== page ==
I Was Right; He Just Didn’t Know Yet

I Was Right; He Just Didn’t Know Yet August 14, 2018

Sometimes I feel like a fake.

I write about wifing and respecting your husband and stuff like that. And I believe every word I write. Down to the letter. But sometimes in the heat of the moment, I don’t always take my own advice.

I can be stubborn. Like trying-to-get-an-ink-stain-off-your-favorite-shirt kind of stubborn.

A few weeks ago we were having one of those discussions in which I was right, but my husband hadn’t realized it yet. The simplest way to describe it is an argument.

But it wasn’t an argument. That’s the word you’d use to describe an oral or vocal disagreement. But that’s not what I did. I didn’t holler, swear, call him names or insult him (out loud). This is the best way I can describe what I did– I pretended he didn’t exist.

I Pretended He Didn’t Exist

That’s the game I play to let him know I’m really ticked. I can’t remember how it started, which tells me it was pretty insignificant.

But after it started, I was all in.

For the next 48 hours I said nothing to him. Regardless of what he said to me.

After about a day (or less), I couldn’t remember what I was supposed to be “right” about. (Still can’t.) I should’ve let it go. But I couldn’t be the first one to break the silence. (I told you I can be hardheaded.)

Instead, I chose to keep playing my game: He doesn’t exist.

So for the next two days I talked to my kids. I talked on my phone. I even talked to my dog. I ate, and I slept as if he wasn’t there.

Two nights I got into bed and stayed on my side, teetering on the edge rather than giving him the privilege of touching any part of my body, even by accident.

I’m a firm believer that making up before going to bed is the best policy, if you can do it. When I get stiff-necked, all rules–no matter how good they are–go out the window.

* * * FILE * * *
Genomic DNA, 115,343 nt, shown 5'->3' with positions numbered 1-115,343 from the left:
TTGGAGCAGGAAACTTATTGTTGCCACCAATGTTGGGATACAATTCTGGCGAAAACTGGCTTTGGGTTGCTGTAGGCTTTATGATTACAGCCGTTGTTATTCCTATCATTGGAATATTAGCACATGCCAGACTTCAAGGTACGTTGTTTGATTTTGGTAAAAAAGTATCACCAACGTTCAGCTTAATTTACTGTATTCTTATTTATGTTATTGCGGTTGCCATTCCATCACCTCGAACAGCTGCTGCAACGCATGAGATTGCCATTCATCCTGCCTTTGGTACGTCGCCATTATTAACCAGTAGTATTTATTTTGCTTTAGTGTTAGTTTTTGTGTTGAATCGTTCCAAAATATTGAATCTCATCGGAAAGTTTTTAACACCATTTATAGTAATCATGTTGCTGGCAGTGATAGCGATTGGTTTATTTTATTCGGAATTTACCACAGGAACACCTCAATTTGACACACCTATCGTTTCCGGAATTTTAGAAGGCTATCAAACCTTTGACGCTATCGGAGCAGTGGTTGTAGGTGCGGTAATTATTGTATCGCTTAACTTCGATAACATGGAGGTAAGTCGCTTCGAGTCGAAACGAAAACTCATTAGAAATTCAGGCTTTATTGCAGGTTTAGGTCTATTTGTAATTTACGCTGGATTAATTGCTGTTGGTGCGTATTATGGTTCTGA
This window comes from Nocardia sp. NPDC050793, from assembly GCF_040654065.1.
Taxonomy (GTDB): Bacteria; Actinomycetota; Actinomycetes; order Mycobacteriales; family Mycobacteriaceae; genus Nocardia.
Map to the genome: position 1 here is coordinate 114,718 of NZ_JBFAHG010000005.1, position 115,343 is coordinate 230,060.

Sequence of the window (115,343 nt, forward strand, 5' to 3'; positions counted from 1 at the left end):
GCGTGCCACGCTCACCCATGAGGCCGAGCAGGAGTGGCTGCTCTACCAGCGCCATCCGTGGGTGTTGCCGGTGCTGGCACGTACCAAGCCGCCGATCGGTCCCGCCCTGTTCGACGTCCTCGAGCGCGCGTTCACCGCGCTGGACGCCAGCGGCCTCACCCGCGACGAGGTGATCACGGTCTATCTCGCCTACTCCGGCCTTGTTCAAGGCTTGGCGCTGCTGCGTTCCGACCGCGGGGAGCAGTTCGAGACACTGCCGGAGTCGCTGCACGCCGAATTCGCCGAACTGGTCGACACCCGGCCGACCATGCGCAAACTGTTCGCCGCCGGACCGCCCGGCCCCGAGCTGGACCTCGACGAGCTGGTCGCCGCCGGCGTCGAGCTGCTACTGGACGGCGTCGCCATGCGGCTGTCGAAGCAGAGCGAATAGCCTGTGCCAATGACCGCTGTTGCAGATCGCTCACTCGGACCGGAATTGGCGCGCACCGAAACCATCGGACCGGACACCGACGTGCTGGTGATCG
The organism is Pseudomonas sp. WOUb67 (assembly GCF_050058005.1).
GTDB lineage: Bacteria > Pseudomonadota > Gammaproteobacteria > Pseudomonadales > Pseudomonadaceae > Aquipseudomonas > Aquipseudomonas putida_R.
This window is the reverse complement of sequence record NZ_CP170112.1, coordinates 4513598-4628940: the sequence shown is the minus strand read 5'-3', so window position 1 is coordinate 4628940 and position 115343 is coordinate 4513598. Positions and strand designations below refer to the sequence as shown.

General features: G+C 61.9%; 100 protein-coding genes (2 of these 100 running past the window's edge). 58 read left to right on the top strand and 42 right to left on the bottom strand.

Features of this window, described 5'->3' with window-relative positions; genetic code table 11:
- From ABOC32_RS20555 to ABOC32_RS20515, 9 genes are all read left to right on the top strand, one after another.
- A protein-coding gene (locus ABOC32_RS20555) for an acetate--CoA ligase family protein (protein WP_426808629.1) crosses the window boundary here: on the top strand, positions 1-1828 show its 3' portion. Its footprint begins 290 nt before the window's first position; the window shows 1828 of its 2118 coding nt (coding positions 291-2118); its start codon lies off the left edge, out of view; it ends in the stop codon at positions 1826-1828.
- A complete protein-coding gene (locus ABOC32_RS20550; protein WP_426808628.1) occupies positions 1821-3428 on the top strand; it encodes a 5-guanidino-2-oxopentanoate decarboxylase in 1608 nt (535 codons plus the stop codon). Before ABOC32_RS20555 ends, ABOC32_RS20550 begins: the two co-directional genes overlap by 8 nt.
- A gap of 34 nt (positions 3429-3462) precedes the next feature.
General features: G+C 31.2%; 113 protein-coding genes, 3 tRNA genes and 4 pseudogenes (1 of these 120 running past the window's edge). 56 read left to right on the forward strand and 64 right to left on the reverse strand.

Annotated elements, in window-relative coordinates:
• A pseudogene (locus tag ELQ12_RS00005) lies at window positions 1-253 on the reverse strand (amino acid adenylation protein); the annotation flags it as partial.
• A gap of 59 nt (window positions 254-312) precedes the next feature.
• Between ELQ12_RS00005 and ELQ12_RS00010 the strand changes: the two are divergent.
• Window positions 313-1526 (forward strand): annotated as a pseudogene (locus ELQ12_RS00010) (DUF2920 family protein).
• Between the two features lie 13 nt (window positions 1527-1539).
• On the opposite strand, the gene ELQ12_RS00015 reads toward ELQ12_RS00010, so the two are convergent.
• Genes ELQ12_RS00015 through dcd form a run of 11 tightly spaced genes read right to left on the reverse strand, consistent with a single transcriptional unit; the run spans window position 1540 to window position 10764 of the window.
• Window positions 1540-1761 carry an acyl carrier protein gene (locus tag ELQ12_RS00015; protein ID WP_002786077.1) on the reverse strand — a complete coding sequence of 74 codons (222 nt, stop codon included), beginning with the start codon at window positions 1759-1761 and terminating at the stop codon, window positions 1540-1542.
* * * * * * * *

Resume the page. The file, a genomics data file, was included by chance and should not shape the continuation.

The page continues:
Not something I’m proud of.

On the third night, after we’d gotten in bed and just before I hit the REM stage, he reached over and pulled me close to him. In my semi-conscious state, I considered resisting. But I knew he was saying, “I’m done. I don’t care what you’re mad about, I exist and you’re going to stop pretending I don’t.”

Within seconds, we were spooning. It was over.

The next morning when I woke up, he was looking at me. He leaned over and kissed me. I sheepishly smiled back. I wanted to  whisper “I’m sorry” but didn’t want to ruin the moment by blasting him with morning breath. So I just snuggled closer to him, but my face burned with embarrassment. I always feel like a goofball after I’ve played that game. What a waste of time.

Stubbornness is Like a Drug

Maybe you can relate. Do you ever let pig-headedness get the best of you? Do you ever waste time being angry over trivial things instead of cherishing the time you have?

Stubbornness is like a drug.  It affects how you think, feel and act. You never expect it to become a problem. But it does. The longer you do it, the more tolerance you build. Soon it takes on a life of its own, and you’ll struggle to control your thoughts and actions.

It breeds disrespect. It makes me push my husband away instead of pulling him close.

I know better. That’s the embarrassing part. But no matter how long you’ve been married, you’re not immune to humanness.

A stubborn fool considers her own way the right one (Proverbs 12:15). And I felt like a fool. 

I can respond differently. But I have to choose to.

Replace Stubbornness With Grace

In addition to making you feel foolish and ashamed, stubbornness will kill intimacy in your marriage. It prevents you from:
  • Being a good steward of your time.